Clinical and Demographic Predictors of Interdisciplinary Chronic Pain Rehabilitation Program Treatment Response

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Journal of Pain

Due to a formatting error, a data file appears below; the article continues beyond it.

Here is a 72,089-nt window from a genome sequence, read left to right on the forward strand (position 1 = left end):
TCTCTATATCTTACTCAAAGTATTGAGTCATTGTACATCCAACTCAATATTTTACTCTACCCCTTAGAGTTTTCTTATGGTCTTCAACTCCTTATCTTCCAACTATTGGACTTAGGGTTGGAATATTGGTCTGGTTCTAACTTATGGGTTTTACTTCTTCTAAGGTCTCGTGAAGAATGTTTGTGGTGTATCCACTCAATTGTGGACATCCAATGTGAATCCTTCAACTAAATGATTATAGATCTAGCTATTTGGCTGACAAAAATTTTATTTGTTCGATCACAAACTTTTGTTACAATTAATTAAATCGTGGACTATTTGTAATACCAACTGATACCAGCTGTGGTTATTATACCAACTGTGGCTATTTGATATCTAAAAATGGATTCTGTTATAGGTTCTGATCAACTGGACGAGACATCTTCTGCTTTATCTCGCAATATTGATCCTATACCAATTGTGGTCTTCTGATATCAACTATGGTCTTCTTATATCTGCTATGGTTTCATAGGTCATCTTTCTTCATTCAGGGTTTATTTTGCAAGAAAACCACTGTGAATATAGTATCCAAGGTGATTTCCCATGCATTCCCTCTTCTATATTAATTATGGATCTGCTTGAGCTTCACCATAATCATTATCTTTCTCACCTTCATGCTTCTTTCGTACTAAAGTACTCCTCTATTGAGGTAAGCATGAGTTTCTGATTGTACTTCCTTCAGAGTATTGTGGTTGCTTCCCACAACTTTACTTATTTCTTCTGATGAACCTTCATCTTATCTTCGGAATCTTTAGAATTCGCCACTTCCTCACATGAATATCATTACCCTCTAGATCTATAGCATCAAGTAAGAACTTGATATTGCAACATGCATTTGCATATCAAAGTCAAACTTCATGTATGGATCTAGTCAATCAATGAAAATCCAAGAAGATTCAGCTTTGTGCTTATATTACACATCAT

© 2019 the American Pain Society Patients treated in interdisciplinary chronic pain rehabilitation programs show long-term improvements in symptoms; however, outcomes may vary across heterogenous patient subpopulations. This longitudinal retrospective study characterizes the influence of opioids, mood, patient characteristics, and baseline symptoms on pain and functional impairment (FI) in 1,681 patients 6-months to 12-months post-treatment in an interdisciplinary chronic pain rehabilitation program incorporating opioid weaning. Linear mixed models showed immediate and durable treatment benefits with nonuniform worsening at follow up which slowed over time. Latent class growth analysis identified three post-treatment trajectories of pain and FI: mild symptoms and durable benefits, moderate symptoms and durable benefits, and intractable symptoms. A fourth pain trajectory showed immediate post-treatment improvement and worsening at follow up. Whether a patient was weaned from opioids was not predictive of treatment trajectory. Racial ethnic minority status, higher levels of post-treatment depression, and lower perceived treatment response were associated with less resolution (moderate symptoms) or intractable symptoms. Not having a college education was predictive of intractable or worsening pain and a moderate course of FI. Older age and male gender was associated with intractable FI. Treatment outcomes may be improved by the development of targeted interventions for patients at risk of poor recovery and/or deteriorating long-term course. Perspective: This study examined predictors of treatment response in 1,681 patients treated in an interdisciplinary chronic pain rehabilitation program incorporating opioid weaning. Opioid weaning did not predict outcome. Higher levels of symptoms, lower levels of education, and being a racial-ethnic minority were associated with a less salubrious long-term treatment response.

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